Sunday, March 11, 2012

Inside The House


Sunday, March 11, 2012

A quiet morning here on the mountain, perhaps because of the time change when we spring ahead for an hour wishing at the same time that the early morning light we were growing to enjoy would spring with us. It doesn't happen that way. Almost 6 AM right now which was 5 AM just yesterday. The bright moonlight is fading and we'll have to be patient for a few days while sunrises catch up with the hour's change. By the end of March I am beginning my favorite time of year because the morning starts earlier and I can get so much done before lots of folks are kicking off the bed sheets.

18.0° here this morning and already two log trucks have gone by and the first trout fisherman has headed to Peacham Pond for brown trout. I suspect there may have been earlier fisherman than this truck but I made no notice in the dark. The wind is now at 3 mph and that will probably increase a little as the sun begins to rise and this next weather front comes in. There should be a good maple sap run today which is much needed after the spring we have had so far.

Gardeners have many pursuits besides gardening, especially in a state like Vermont where some killing frosts come in early September and winter snows do not always stop until spring is really under way. In the four previous years we have been at our "no longer new" nursery location, one year we had snow on Mother's Day/May 9th and a couple-three years back we had 18" of snow on April 28th. Those things happen.



So with the unpredictability of weather, gardeners spend their time doing different chores. On February 28th my friend Michelle closed on her first ever house, a 1915 Craftsman style house that needs some help but will be a beauty when finished. I said I would help with the rough part of the clean up and I have already gotten myself in trouble because I am liking what I am doing so much I haven't tended to my own chores here at the flower farm. Michelle knows I need some redirection and last night she told me to go home and stay there but I can't seem to get out of the history involved in the old house.

We stripped the carpets that had covered very nice hardwood floors for over 40 years, maybe longer, and then tackled the wallpaper in the dining room. The entire house was wallpapered as was common in older days. The trouble with wallpaper is it usually was not one layer but many and in this situation, the paper was apparently stripped back to the lath and horsehair plaster about 50 years ago as there are 5 layers to be removed.

Wall paper removal is like building good soil. It takes a lot of time but when you're finished there's a reward involved that brings on smiles. Yesterday I got the dining room down close to "mostly stripped" while Michelle was away at her day job and the electrician she had hired worked to bring the kitchen and bathrooms into compliance with some ground fault protected outlets. The wallpapers were interesting and the quality back then was really exceptional. I think the last layer probably went on 15 years ago as the owner was getting along and wall color was probably less of a concern.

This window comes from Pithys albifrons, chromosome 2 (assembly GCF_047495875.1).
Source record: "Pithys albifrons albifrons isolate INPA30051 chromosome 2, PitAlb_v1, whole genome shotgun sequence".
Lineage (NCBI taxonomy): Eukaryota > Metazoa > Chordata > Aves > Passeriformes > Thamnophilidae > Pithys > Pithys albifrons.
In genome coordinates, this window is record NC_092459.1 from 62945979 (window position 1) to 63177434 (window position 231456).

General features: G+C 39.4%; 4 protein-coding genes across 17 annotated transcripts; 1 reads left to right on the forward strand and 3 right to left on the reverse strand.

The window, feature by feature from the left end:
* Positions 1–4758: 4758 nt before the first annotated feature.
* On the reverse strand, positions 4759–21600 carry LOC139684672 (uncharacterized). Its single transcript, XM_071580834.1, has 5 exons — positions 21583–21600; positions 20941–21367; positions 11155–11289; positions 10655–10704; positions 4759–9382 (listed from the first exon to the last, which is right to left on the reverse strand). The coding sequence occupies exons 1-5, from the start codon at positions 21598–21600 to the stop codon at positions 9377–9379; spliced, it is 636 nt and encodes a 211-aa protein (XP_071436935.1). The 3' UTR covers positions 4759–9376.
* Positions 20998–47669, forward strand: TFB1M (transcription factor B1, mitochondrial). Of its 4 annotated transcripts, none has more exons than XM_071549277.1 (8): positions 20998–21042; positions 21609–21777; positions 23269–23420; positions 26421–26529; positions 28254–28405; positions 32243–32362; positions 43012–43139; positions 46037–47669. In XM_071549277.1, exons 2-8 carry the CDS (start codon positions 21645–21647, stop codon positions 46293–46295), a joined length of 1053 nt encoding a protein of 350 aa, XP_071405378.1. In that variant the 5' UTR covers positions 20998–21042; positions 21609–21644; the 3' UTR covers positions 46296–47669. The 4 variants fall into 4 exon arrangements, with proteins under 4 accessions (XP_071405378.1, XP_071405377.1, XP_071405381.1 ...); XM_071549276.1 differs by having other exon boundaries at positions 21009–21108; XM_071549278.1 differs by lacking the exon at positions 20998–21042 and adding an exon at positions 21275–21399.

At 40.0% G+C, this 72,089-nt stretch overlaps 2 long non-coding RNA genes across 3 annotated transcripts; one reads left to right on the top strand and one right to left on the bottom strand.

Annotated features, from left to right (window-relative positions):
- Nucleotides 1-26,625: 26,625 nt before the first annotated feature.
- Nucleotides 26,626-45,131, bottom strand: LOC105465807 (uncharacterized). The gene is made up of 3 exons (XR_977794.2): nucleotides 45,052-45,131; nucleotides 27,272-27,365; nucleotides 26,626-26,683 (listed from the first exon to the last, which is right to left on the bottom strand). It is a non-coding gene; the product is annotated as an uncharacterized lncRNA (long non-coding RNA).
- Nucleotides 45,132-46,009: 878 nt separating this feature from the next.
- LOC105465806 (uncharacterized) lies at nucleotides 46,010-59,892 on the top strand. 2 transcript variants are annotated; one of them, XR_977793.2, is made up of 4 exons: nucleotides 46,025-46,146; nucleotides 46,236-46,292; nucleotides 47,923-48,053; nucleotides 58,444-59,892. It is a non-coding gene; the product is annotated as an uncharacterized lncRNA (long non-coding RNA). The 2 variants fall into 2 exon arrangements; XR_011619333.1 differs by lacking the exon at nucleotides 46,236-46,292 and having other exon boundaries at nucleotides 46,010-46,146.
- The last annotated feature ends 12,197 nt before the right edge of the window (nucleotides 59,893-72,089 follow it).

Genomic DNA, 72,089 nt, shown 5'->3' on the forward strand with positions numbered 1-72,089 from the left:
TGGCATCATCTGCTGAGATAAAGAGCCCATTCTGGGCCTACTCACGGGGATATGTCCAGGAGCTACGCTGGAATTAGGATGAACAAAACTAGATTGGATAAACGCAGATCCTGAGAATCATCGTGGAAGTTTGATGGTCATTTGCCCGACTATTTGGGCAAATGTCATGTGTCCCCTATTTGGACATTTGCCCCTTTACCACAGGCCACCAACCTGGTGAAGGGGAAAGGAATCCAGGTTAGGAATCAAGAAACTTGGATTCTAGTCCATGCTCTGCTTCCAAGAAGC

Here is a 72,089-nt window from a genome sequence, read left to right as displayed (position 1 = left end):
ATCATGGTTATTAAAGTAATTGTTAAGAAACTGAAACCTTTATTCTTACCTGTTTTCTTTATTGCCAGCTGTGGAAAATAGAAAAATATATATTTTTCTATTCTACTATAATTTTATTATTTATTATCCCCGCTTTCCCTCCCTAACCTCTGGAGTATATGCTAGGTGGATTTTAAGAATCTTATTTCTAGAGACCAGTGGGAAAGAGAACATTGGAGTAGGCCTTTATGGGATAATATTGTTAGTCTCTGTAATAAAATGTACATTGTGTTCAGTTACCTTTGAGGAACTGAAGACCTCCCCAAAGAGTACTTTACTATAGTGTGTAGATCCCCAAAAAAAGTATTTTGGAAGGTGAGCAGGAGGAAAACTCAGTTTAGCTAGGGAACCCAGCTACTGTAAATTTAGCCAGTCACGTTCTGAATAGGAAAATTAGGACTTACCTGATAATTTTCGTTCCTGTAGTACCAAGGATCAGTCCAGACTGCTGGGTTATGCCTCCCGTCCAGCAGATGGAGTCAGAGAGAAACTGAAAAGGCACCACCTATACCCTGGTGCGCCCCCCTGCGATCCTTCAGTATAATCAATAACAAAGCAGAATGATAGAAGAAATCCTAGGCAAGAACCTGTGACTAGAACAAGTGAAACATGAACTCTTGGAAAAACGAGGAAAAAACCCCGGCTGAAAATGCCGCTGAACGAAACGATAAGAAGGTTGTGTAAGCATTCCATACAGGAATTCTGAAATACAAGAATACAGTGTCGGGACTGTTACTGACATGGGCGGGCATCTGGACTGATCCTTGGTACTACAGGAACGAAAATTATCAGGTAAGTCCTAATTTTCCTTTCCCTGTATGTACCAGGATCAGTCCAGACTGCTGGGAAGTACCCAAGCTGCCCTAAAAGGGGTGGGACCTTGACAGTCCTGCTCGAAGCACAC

Right now Michelle is researching the best way to patch the old plaster as some has worn around the archway into the living room and around a couple windows, and under another. You Tube makes research a bunch easier and what looks easy really is not all that hard except that there are supplies and tools to purchase for most homeowners and there's a need to build a little confidence which is not something that comes with a price tag.

There are many, many things which this house will require to return it to vintage form. It reminds me of a couple years back when I was asked to speak about daylilies at an area historical society. Our discussion set the membership upon a look-see into what flowers had been originally planted around the building and this stimulated thoughts of of a different type of restoration. This house will be a lot of fun and despite Michelle's scolding to go home, I know I'll sneak back and help some more. Kinda like planting time at the nursery when people show every spring to volunteer to help with spring planting because they have to get their hands into the soil and get the feel of plants. You probably know that feeling too!

Writing from the mountain above Peacham Pond where the first two loads of logs just went by heading for Jay, Maine. I should hear the trucks stop--right about now--for the drivers to remove the tire chains. 6:24 AM. Have a nice day!

George Africa
The Vermont Gardener
Vermont Flower Farm
On Facebook as Vermont Flower Farm and Gardens and also as George Africa
On Twitter as vtflowerfarm
Always available to help you grow your green thumb!

2 comments:

Ella said...

I've done a lot of old house wallpaper removal! If you have plaster underneath, then I like using a scraper to remove it. It's a blade that is about 5 inches wide, and it attaches to a handle. They come in plastic, or metal. The metal one seems to clog up less. Once it's off, you can wash down the walls with hot water and a lot of towels. Be careful with wet little pieces on your floors, they stick and they are hard to remove. Use lightweight vinyl spackle to patch any holes, just smooth it out with a wet sponge. Line your walls again before you paint them, because paint on plaster doesn't stick very well, it's like painting a ceramic plate! If it gets really cold in the house, all the paint can crack, and then you have to grind it off, or tear out your walls!

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